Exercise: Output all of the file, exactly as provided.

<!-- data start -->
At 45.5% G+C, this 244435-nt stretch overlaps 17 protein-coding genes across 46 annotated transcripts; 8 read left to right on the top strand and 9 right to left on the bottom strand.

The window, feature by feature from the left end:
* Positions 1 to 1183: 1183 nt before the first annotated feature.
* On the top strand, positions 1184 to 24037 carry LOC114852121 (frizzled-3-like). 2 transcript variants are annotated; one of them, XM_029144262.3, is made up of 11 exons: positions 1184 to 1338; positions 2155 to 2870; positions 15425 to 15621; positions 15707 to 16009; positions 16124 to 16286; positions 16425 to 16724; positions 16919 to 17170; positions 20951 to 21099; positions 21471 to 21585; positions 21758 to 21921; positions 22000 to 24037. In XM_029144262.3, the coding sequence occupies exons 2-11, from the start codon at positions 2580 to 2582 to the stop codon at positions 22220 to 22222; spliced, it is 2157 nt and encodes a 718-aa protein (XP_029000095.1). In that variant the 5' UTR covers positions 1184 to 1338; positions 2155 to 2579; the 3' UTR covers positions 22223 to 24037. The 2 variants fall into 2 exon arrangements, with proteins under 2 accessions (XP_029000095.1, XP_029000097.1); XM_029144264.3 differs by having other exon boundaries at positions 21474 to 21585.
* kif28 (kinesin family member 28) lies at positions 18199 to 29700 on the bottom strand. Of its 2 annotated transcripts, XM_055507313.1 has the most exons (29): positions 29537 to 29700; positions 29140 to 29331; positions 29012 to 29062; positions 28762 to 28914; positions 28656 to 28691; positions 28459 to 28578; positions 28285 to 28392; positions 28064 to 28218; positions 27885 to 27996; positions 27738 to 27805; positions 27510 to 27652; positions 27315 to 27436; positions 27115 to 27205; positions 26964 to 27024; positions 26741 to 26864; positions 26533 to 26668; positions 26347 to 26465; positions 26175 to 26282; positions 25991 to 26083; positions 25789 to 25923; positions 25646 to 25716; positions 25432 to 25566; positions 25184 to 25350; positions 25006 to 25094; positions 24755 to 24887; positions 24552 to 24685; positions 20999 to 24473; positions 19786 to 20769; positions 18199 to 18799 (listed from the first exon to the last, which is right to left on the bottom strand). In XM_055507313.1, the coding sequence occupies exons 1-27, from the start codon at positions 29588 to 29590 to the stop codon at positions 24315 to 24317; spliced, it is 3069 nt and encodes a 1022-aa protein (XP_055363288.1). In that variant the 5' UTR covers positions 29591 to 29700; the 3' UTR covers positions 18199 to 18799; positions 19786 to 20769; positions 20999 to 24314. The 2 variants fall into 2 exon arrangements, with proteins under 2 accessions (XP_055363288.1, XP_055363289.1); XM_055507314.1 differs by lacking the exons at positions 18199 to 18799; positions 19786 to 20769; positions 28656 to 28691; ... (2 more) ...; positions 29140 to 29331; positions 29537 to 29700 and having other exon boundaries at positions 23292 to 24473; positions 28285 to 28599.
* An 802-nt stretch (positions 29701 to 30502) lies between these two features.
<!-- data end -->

At 45.5% G+C, this 244435-nt stretch overlaps 17 protein-coding genes across 46 annotated transcripts; 8 read left to right on the top strand and 9 right to left on the bottom strand.

The window, feature by feature from the left end:
* Positions 1 to 1183: 1183 nt before the first annotated feature.
* On the top strand, positions 1184 to 24037 carry LOC114852121 (frizzled-3-like). 2 transcript variants are annotated; one of them, XM_029144262.3, is made up of 11 exons: positions 1184 to 1338; positions 2155 to 2870; positions 15425 to 15621; positions 15707 to 16009; positions 16124 to 16286; positions 16425 to 16724; positions 16919 to 17170; positions 20951 to 21099; positions 21471 to 21585; positions 21758 to 21921; positions 22000 to 24037. In XM_029144262.3, the coding sequence occupies exons 2-11, from the start codon at positions 2580 to 2582 to the stop codon at positions 22220 to 22222; spliced, it is 2157 nt and encodes a 718-aa protein (XP_029000095.1). In that variant the 5' UTR covers positions 1184 to 1338; positions 2155 to 2579; the 3' UTR covers positions 22223 to 24037. The 2 variants fall into 2 exon arrangements, with proteins under 2 accessions (XP_029000095.1, XP_029000097.1); XM_029144264.3 differs by having other exon boundaries at positions 21474 to 21585.
* kif28 (kinesin family member 28) lies at positions 18199 to 29700 on the bottom strand. Of its 2 annotated transcripts, XM_055507313.1 has the most exons (29): positions 29537 to 29700; positions 29140 to 29331; positions 29012 to 29062; positions 28762 to 28914; positions 28656 to 28691; positions 28459 to 28578; positions 28285 to 28392; positions 28064 to 28218; positions 27885 to 27996; positions 27738 to 27805; positions 27510 to 27652; positions 27315 to 27436; positions 27115 to 27205; positions 26964 to 27024; positions 26741 to 26864; positions 26533 to 26668; positions 26347 to 26465; positions 26175 to 26282; positions 25991 to 26083; positions 25789 to 25923; positions 25646 to 25716; positions 25432 to 25566; positions 25184 to 25350; positions 25006 to 25094; positions 24755 to 24887; positions 24552 to 24685; positions 20999 to 24473; positions 19786 to 20769; positions 18199 to 18799 (listed from the first exon to the last, which is right to left on the bottom strand). In XM_055507313.1, the coding sequence occupies exons 1-27, from the start codon at positions 29588 to 29590 to the stop codon at positions 24315 to 24317; spliced, it is 3069 nt and encodes a 1022-aa protein (XP_055363288.1). In that variant the 5' UTR covers positions 29591 to 29700; the 3' UTR covers positions 18199 to 18799; positions 19786 to 20769; positions 20999 to 24314. The 2 variants fall into 2 exon arrangements, with proteins under 2 accessions (XP_055363288.1, XP_055363289.1); XM_055507314.1 differs by lacking the exons at positions 18199 to 18799; positions 19786 to 20769; positions 28656 to 28691; ... (2 more) ...; positions 29140 to 29331; positions 29537 to 29700 and having other exon boundaries at positions 23292 to 24473; positions 28285 to 28599.
* An 802-nt stretch (positions 29701 to 30502) lies between these two features.